Reichart, Edmund O. (Private)

Alternate Spellings of Given Name: Edmund, Edwin. Alternate Spellings of Surname: Reichard, Reichart, Reichert.

Born in Northampton County, Pennsylvania on 22 November 1835, Edmund O. Reichart was the son of Pennsylvania native, John George Reichart (1782-1858), and Lydia (Yeager) Reichart (1797-1869), a native of Hanover, Lehigh County, Pennsylvania. His siblings included: G. Tilghman Reichart (1830-1911), J. Robert Reichart, Harriet Ann (Reichart) Osenbach (1824-1902), and Lydia Ann (Reichart) Moyer (1832-1912).

He was employed as a bricklayer and residing in Rittersville, Lehigh County at the start of the Civil War.

Civil War Service

Camp Curtin (Harpers Weekly, 1861; public domain).

Camp Curtin (Harper’s Weekly, 1861, public domain).

On 20 August 1861, at the age of 25, Edmund Reichart enrolled for military service at Allentown, Lehigh County. He then mustered in as a Private with Company B of the 47th Regiment, Pennsylvania Volunteer Infantry at Camp Curtin, Harrisburg, Dauphin County on 30 August 1861. While there, he received training in light infantry tactics.

Military records describe him as being 5’10” tall with brown hair, gray eyes and a dark complexion.

Transported by rail to Washington, D.C. on 20 September, Private Reichart and his fellow 47th Pennsylvania Volunteers were granted a brief respite at the Soldiers’ Retreat in the nation’s capital before being marched off to their new camp—“Camp Kalorama” on the Kalorama Heights near Georgetown. Stationed roughly two miles from the White House, they pitched their tents there beginning 21 September 1861.

Chain Bridge across the Potomac above Georgetown looking toward Virginia, 1861 (The Illustrated London News, public domain).

On 27 September—a rainy day, the 47th Pennsylvania was assigned to the 3rd Brigade of Brigadier-General Isaac Ingalls Stevens, which also included the 33rd, 49th and 79th New York regiments. By that afternoon, the 47th Pennsylvania was on the move again. Ordered onward by Brigadier-General Silas Casey, the Mississippi rifle-armed 47th Pennsylvania infantrymen marched behind their regimental band until reaching Camp Lyon, Maryland on the Potomac River’s eastern shore. At 5 p.m., they joined the 46th Pennsylvania in moving double-quick (165 steps per minute using 33-inch steps) across the “Chain Bridge” marked on federal maps, and continued on for roughly another mile before being ordered to make camp.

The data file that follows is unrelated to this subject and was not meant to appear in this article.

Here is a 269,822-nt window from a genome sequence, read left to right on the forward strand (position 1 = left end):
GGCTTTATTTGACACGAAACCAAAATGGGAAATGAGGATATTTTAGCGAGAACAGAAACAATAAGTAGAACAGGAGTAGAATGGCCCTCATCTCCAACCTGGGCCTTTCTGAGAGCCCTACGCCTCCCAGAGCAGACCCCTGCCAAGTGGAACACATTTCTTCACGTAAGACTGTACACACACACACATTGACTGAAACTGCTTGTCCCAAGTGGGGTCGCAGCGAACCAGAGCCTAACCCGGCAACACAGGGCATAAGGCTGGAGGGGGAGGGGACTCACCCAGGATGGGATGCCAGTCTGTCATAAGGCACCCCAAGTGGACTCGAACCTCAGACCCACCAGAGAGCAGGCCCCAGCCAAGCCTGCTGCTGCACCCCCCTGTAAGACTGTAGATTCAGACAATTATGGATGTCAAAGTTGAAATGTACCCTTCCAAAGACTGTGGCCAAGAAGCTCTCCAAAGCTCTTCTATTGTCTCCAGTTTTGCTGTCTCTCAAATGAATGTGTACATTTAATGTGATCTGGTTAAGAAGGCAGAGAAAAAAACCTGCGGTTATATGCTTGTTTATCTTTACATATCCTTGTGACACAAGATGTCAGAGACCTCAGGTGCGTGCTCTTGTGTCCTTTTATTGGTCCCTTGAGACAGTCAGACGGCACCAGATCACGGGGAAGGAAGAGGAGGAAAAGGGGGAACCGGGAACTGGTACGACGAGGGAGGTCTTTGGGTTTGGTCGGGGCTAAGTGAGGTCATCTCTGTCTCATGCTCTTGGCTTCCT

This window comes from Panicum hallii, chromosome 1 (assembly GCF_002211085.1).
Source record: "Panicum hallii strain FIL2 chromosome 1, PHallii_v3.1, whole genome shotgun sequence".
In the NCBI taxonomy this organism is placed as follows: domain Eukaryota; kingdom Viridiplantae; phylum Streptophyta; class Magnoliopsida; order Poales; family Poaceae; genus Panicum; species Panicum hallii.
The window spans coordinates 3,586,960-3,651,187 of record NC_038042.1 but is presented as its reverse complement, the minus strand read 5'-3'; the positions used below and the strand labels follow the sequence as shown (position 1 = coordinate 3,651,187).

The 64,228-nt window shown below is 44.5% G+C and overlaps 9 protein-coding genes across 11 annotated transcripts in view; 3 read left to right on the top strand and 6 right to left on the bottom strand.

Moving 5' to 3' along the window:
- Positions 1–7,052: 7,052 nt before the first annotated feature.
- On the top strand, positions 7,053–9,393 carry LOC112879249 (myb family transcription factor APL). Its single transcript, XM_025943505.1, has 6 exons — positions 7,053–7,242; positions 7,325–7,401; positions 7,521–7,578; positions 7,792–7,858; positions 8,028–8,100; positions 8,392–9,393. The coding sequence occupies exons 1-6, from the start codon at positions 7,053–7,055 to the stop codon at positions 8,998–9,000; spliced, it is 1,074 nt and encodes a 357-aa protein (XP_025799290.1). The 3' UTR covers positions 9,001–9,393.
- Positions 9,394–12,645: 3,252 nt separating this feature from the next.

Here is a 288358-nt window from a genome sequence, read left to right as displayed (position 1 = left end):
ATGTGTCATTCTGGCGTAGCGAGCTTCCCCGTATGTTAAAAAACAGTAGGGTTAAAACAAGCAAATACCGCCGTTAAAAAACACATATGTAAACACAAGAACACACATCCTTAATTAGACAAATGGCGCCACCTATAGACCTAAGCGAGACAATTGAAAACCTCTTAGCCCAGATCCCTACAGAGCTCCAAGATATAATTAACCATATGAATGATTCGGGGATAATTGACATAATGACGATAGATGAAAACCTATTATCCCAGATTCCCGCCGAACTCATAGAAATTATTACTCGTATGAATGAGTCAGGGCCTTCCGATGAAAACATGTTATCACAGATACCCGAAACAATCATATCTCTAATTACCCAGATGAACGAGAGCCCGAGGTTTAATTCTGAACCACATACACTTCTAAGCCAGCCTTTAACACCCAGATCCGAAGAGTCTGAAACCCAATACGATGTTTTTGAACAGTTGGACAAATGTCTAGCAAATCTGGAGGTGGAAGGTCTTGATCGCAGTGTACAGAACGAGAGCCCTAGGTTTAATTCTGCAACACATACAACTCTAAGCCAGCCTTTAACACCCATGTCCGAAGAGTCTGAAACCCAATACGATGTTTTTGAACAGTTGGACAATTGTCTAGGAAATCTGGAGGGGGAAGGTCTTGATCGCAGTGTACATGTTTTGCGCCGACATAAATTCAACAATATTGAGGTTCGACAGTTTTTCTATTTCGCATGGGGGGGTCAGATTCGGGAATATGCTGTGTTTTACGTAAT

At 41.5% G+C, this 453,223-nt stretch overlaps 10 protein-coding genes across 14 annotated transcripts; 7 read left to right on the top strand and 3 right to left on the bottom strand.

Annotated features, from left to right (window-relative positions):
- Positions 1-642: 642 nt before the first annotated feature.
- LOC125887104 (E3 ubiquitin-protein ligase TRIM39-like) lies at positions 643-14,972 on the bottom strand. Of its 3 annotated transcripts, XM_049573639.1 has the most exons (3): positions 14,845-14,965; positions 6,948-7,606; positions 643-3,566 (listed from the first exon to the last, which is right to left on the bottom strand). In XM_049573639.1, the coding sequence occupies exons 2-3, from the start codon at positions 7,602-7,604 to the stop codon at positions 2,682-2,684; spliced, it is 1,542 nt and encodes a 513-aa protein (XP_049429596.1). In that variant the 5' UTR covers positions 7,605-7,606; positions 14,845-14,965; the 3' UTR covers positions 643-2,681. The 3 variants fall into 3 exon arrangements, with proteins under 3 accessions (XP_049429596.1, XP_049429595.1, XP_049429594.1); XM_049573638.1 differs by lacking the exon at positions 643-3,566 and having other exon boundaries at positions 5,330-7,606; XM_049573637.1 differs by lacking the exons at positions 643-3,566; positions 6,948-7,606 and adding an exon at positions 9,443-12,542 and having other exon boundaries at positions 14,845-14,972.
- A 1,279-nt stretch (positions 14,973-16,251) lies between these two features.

The next morning, they broke camp and moved again. Marching toward Falls Church, Virginia, they arrived at Camp Advance around dusk. There, about two miles from the bridge they had crossed a day earlier, they re-pitched their tents in a deep ravine near a new federal fort under construction (Fort Ethan Allen). They had completed a roughly eight-mile trek, were situated fairly close to the headquarters of Brigadier-General William Farrar Smith (also known as “Baldy”), and were now part of the massive Army of the Potomac (“Mr. Lincoln’s Army”). Under Smith’s leadership, their regiment and brigade would help to defend the nation’s capital from the time of their September arrival through late January when the men of the 47th Pennsylvania would be shipped to America’s Deep South.

In October, they were ordered to proceed with the 3rd Brigade to Camp Griffin. On 11 October, the 47th Pennsylvania Volunteers marched in the Grand Review at Bailey’s Cross Roads. In a mid-October letter home, Captain John Peter Shindel Gobin (the leader of C Company who would be promoted in 1864 to lead the entire 47th Regiment) reported that companies D, A, C, F and I (the 47th Pennsylvania’s right wing) were ordered to picket duty after the left-wing companies (B, G, K, E, and H) had been forced to return to camp by Confederate troops.

Springfield rifle, 1861 model (public domain).

On Friday morning, 22 October 1861, the 47th engaged in a Divisional Review, described by Schmidt as massing “about 10,000 infantry, 1000 cavalry, and twenty pieces of artillery all in one big open field.” On 21 November, the 47th participated in a morning divisional headquarters review by Colonel Tilghman H. Good, followed by brigade and division drills all afternoon. According to Schmidt, “each man was supplied with ten blank cartridges.” Afterward, “Gen. Smith requested Gen. Brannan to inform Col. Good that the 47th was the best regiment in the whole division.”

As a reward—and in preparation for bigger things to come, Brigadier-General John Milton Brannan ordered that new Springfield rifles be obtained and distributed to every member of the 47th Pennsylvania.

1862 – 1863

The 47th Pennsylvania Volunteers were transported to Florida aboard the steamship U.S. Oriental in January 1862 (public domain).